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Westwood Horizon

The student news site of Westwood High School.

Westwood Horizon

The student news site of Westwood High School.

Westwood Horizon

Russian Figure Skater Kamila Valieva’s Disqualification is Deserved

Valerie Zhang
On Monday, Jan. 29, the Court of Arbitration for Sport disqualified Kamila Valieva from international competition for four years. Removing her points from the Team Event during the 2022 Beijing Winter Olympics has put the United States in first place and Japan in second place.

In a tragic shift of events, Russian Olympic figure skater Kamila Valieva sobbed as she stepped off the rink after stumbling through the worst Free Skate performance of her career at the 2022 Beijing Winter Olympics. Her coach, Eteri Tutberidze, scolded her repeatedly: “Why did you let go? Why did you stop fighting?”

Moments later, fellow Russian figure skaters, gold medalist Anna Shcherbakova and silver medalist Sasha Trusova, stood on the Olympic podium during the award ceremony. But they were missing an intricate part of their famous “quad squad”: Valieva, the girl predicted months before to take gold by storm.

But on Monday, Jan. 29, an agonizing two years after the disastrous Winter Olympics in Beijing, the Court of Arbitration for Sport disqualified Valieva after she tested positive for a performance-enhancing drug, banning her from international competition for four years. Her ban will be lifted in 2026, weeks before the next Olympics in Milan.
Entering the 2022 Winter Olympics, Valieva was the top contender for Women’s Gold and contributed many points to the Russian Olympic Committee (ROC) during the Team Event — including landing the first quadruple jump at the Olympics as a female skater. However, predicted outcomes were thrown into a loop when her drug test sample from Russian Nationals in December of 2021 came back positive for Trimetazidine.

The World Anti-Doping Agency (WADA) did not report these results to the Russian Anti-Doping Agency (RUSADA) until Feb. 7, 2022, the final day of the Team Event. Consequently, the medal ceremony for the Team Event was delayed due to Valieva being a “protected person” as she was 15 years old when the scandal occurred. This means the repercussions fall mostly on her legal team and other adult personnel — including her coaches Tutberidze, Sergei Dudakov, and Daniil Gleikhengauz — who claim she accidentally ingested her grandfather’s heart medicine while drinking water. Still, Valieva was allowed to compete in the Women’s Short Program and Free Skate.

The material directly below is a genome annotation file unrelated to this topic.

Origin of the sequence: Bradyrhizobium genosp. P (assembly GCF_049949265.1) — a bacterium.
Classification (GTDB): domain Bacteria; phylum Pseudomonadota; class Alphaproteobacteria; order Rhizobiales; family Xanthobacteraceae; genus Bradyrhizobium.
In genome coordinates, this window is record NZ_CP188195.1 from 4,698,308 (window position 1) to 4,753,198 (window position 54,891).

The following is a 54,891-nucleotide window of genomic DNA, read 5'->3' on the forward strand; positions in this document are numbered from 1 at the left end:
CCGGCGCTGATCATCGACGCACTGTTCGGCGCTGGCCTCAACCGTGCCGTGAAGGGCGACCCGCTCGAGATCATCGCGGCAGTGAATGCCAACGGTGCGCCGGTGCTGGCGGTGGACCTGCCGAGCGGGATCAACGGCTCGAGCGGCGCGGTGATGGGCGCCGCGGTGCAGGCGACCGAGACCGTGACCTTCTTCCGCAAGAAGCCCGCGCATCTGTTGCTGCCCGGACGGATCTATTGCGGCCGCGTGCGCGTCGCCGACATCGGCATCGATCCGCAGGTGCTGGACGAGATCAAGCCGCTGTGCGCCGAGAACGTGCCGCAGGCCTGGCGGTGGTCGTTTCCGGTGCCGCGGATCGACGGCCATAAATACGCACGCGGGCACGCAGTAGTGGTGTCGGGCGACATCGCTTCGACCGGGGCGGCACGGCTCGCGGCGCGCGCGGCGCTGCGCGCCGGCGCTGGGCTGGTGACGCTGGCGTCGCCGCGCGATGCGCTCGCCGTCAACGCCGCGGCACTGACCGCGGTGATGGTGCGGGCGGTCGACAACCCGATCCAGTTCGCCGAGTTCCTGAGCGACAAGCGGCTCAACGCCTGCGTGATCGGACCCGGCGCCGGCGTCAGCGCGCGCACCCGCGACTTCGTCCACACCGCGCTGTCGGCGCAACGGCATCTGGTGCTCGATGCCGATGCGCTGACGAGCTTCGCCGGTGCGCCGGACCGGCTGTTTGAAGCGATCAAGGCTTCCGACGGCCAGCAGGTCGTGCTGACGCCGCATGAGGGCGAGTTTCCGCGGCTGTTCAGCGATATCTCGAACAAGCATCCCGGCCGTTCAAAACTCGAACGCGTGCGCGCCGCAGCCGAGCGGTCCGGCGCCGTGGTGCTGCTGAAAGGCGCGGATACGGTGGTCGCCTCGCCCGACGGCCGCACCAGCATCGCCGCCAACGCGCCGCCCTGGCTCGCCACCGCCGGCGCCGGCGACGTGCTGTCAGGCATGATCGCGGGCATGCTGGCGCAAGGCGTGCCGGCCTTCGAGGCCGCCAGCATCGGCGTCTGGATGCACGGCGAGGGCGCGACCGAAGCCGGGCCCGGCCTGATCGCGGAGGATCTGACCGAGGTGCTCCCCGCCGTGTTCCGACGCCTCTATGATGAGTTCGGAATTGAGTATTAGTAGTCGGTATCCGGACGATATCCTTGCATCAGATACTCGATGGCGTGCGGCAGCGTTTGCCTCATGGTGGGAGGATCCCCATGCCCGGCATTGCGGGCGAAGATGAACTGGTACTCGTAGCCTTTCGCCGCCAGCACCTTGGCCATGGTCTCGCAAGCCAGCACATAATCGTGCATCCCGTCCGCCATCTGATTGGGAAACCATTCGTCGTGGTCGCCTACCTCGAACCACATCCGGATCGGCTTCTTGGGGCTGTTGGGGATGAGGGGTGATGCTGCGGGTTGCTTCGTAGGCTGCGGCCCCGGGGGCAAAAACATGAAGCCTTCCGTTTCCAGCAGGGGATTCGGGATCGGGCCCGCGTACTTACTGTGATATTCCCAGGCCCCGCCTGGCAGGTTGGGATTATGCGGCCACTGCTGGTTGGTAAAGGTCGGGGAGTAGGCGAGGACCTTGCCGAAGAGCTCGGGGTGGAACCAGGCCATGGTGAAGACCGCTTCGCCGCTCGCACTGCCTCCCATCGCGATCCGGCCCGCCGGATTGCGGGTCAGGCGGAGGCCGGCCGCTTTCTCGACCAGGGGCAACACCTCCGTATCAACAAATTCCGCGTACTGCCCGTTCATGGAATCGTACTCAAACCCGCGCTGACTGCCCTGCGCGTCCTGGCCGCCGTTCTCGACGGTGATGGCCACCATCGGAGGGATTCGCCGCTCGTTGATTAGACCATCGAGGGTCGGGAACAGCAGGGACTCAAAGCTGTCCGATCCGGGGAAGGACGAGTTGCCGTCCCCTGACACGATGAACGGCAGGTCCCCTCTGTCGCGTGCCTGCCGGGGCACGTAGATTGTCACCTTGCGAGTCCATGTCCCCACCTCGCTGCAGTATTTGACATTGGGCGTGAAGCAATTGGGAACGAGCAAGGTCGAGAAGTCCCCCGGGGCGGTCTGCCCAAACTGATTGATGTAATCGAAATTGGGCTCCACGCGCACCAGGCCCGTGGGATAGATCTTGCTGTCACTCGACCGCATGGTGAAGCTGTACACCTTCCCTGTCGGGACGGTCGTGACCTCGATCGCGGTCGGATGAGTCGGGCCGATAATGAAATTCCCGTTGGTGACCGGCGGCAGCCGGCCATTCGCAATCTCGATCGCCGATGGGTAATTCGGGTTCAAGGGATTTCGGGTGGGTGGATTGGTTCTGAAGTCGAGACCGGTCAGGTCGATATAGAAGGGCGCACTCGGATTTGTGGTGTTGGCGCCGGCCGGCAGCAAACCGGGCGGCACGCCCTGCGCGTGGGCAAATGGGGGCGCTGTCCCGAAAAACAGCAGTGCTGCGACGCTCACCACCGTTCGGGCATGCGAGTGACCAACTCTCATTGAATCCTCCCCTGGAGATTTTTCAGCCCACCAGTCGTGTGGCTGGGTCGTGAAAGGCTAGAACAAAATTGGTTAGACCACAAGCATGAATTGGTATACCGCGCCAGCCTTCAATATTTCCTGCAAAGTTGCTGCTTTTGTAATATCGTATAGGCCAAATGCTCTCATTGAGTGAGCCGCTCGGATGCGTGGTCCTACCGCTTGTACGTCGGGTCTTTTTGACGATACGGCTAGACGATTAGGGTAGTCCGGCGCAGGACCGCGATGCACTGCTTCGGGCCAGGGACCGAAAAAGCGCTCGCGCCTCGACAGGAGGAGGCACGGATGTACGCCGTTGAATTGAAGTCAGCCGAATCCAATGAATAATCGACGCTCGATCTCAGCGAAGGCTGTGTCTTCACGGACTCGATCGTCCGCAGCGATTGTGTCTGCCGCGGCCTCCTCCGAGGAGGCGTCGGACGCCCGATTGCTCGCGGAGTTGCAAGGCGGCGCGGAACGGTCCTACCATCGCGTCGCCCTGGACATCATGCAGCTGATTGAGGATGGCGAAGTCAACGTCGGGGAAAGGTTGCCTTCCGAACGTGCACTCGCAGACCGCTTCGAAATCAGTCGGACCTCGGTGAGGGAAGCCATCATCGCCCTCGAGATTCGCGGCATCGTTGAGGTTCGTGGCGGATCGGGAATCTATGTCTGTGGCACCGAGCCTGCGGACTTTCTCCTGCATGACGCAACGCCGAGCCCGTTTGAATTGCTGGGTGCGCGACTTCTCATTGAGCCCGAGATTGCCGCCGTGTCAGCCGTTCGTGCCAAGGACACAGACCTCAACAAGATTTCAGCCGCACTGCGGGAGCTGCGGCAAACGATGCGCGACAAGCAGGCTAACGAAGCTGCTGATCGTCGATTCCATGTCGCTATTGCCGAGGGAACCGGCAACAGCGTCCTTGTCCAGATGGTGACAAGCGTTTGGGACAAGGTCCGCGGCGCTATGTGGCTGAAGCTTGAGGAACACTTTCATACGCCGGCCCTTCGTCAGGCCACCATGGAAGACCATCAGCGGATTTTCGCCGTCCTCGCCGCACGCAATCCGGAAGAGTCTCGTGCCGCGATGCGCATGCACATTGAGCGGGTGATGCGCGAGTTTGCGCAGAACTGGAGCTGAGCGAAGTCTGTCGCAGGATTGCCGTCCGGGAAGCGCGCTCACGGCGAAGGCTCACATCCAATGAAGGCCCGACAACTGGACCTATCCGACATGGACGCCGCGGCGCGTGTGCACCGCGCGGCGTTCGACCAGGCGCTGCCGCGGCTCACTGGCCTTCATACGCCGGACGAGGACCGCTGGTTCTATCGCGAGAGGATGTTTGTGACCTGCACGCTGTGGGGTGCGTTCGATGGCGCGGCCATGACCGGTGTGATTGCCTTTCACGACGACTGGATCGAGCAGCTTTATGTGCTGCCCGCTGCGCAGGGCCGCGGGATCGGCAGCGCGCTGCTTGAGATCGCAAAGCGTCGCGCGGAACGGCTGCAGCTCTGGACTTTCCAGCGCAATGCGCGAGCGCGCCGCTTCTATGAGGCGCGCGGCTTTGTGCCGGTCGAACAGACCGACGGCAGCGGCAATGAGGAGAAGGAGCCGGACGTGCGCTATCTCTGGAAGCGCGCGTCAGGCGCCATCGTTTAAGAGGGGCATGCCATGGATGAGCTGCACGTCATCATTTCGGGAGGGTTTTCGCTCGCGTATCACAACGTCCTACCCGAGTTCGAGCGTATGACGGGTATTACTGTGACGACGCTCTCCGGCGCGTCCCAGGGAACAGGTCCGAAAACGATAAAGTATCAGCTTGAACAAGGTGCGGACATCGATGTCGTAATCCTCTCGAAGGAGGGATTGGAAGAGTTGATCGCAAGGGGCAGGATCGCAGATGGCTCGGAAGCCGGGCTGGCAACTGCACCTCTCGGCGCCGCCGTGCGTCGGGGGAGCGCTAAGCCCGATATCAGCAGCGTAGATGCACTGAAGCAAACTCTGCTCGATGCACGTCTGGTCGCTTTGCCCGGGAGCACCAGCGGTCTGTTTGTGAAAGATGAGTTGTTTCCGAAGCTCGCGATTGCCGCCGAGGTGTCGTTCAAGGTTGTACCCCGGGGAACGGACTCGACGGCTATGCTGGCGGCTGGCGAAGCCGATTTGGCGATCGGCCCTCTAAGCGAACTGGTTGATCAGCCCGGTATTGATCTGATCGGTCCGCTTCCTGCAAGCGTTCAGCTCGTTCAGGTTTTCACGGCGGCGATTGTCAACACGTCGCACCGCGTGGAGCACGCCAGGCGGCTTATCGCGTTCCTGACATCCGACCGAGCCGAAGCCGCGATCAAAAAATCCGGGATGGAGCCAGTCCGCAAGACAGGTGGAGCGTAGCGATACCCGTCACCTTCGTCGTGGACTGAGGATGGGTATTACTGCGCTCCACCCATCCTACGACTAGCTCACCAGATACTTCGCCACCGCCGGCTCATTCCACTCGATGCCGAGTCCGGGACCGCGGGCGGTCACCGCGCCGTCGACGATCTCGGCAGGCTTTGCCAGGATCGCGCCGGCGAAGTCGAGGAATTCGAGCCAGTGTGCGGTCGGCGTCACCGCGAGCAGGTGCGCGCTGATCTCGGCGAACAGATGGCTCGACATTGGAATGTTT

Though not the common type of stimulant used in doping cases, Trimetazidine is a heart medicine that increases the rate at which glucose is broken down into energy and potentially increases endurance by optimizing oxygen usage. Ordinarily, it is used to treat vertigo due to problems in blood vessels. The probability of her grandfather’s medicine winding up in her water glass is low, so how did 15-year-old Valieva have that kind of drug running through her?
Russia is notorious for countless doping incidents. In 2014 after the Sochi Olympics, a former RUSADA official confessed Russia encourages systematic doping. Moreover, another direct source warned that anti-doping samples in labs in Russia were tampered with and at least 15 medalists were part of the doping program. In turn, WADA banned Russia from entering the 2018 PyeongChang Olympics and the 2022 Beijing Olympics, instead allowing clean athletes to compete under the name “ROC”.

Regarding Russia’s history, perhaps Valieva felt pressured by the Russian public to take the drug. But there is cause for speculation that her coach, Tutberidze has a hand in this. In 2022, Valieva was at the peak age for figure skating, as her muscle ratio and prepubescent frame could handle the strain of quad rotations. Though Trimetazidine cannot have produced her brilliant artistic expression and craft, it may have boosted her ability to practice higher-level skills with greater ease and at a faster rate — but for how long?